|Using Your Total Research Experiences to Make You Business-Ready|
According to SciPhD CEO and co-founder Randall Ribaudo, PhD, we all have three identities: our scientific, business, and social ones. Most postdoctoral scholars have a pretty good grasp of the first. They have conducted research for at least six to ten years, completed a dissertation, presented scientific talks, and written up their findings for publication in scientific journals. However, postdocs need to develop the other two identities—business and social—in order to be successful in the “real world.” In a concurrent session at the 15th NPA Annual Meeting, Ribaudo, with SciPhD co-founder Larry Petcovic, talked about how postdocs can prepare application materials for job postings to highlight all identities.
Postdocs need to have a sense of how they get work done (business identity) as well as how they interact with others (social identity). The thought that scientific skills are enough is the fatal flaw of most PhD applicants to industry positions. Often words or phrases like “team-oriented,” “effective communicator,” and “strong leadership skills” appear in job advertisements. These are not just filler words. Industry values these skills and abilities. The good news is that most postdocs have them. Petcovic says, “Scientists are leaders, they just don’t know it.” SciPhD developed as a resource to educate and train postdocs on the key competencies of business (project management, communication, strategic planning, etc.) and how to frame their past experiences to demonstrate application of these competencies to formulate and execute a plan, achieve results, and solve problems.
To ace the job application and interview process, you need to be able to explain and demonstrate your accomplishments in the language the company wants to hear. You need to be a good scientist to even be considered for most industry jobs, but it is your ability to demonstrate that you can produce results and constantly improve that will make you stand out. Postdocs should demonstrate their abilities with concrete descriptions that describe the Situation, Task, Action, and Result (STAR). So, when asked to “tell me about a time when you demonstrated leadership,” you should talk about: the situation; how your task was to understand that different members of your team needed specific types of support from you; how you acted to communicate specific project goals and offered individualized encouragement to motivate team members in a manner that suited their personality; and, ultimately, how you tracked the result, the milestones and successes on the project. Your response to interview questions should speak to the keywords in the job advertisement and demonstrate to the interviewer that you possess the abilities they are looking for, which often include good people skills, time management, and organization.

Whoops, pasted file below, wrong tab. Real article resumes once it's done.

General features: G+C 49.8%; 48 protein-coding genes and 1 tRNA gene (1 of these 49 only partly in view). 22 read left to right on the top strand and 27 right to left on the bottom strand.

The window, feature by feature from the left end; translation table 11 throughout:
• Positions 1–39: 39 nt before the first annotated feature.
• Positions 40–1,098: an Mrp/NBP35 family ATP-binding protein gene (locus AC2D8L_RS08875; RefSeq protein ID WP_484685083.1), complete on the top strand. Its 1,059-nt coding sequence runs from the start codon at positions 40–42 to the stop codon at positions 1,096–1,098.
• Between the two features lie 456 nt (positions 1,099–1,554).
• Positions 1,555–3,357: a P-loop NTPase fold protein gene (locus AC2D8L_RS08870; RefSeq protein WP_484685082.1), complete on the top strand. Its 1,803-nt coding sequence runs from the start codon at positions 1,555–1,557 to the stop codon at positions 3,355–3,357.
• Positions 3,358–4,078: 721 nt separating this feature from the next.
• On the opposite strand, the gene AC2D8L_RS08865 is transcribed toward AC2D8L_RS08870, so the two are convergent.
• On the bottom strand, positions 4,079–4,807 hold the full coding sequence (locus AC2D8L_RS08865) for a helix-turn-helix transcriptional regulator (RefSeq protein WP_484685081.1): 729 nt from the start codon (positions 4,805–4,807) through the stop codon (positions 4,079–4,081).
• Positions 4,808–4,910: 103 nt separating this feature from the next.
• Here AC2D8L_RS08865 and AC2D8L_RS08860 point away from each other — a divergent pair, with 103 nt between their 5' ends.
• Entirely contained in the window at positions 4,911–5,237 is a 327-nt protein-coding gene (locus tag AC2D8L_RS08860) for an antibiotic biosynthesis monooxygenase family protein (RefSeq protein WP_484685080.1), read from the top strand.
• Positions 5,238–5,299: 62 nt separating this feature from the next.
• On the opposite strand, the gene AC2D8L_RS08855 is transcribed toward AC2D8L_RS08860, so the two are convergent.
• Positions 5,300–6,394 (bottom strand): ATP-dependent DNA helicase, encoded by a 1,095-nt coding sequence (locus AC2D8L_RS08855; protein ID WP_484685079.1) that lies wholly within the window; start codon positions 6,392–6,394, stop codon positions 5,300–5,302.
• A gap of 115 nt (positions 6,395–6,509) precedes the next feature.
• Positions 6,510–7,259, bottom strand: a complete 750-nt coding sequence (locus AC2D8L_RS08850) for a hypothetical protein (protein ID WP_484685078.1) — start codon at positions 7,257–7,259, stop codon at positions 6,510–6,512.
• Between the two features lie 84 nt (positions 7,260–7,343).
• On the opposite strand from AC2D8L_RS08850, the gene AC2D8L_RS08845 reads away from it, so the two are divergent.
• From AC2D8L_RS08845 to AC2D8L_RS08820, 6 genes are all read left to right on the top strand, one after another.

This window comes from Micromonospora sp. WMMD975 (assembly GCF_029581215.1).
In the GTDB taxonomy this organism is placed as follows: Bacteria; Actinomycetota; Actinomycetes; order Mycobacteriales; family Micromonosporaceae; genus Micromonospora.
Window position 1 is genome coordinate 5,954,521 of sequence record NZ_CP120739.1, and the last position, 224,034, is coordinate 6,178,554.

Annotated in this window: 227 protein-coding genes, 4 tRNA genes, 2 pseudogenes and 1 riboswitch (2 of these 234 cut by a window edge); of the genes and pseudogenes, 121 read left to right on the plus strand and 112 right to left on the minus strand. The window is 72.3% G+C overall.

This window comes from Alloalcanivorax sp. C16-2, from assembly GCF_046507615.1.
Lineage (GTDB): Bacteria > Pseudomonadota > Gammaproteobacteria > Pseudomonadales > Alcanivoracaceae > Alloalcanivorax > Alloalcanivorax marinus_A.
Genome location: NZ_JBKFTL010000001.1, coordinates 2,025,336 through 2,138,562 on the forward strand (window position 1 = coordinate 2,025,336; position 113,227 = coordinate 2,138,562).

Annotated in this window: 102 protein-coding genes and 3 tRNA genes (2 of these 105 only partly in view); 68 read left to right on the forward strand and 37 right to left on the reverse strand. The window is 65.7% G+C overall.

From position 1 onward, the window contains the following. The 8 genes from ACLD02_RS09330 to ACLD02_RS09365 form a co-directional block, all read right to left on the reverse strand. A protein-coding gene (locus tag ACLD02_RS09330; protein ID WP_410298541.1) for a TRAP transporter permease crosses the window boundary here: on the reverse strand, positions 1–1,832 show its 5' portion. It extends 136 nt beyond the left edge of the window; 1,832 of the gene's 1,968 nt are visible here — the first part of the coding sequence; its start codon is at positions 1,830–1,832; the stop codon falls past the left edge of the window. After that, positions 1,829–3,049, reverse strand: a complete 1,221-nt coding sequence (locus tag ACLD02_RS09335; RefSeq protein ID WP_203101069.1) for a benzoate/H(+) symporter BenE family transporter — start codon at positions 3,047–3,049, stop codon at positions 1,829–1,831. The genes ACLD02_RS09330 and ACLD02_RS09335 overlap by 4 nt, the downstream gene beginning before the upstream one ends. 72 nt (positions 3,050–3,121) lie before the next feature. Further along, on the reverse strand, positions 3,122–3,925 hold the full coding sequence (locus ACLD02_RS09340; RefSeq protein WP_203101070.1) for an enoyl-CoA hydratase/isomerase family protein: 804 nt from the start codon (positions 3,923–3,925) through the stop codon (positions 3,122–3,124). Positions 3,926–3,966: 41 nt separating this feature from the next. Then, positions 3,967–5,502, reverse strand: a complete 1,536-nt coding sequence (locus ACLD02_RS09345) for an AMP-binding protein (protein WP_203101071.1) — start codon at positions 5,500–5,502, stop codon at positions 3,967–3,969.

At the end of the workshop, the SciPhD team offered a final piece of advice: Use peer coaching. Practice answering behavioral interview questions with fellow postdocs. There is much to be learned from each other. It is critical that you have several detailed examples of your problem solving and leadership skills that you can effectively use to demonstrate your abilities to fit in to the team- and results-based culture of business. Happy job hunting!
Christopher Smith, PhD, is a postdoctoral trainee in the Department of Psychology at Vanderbilt University. He serves as treasurer of the Vanderbilt Postdoctoral Association.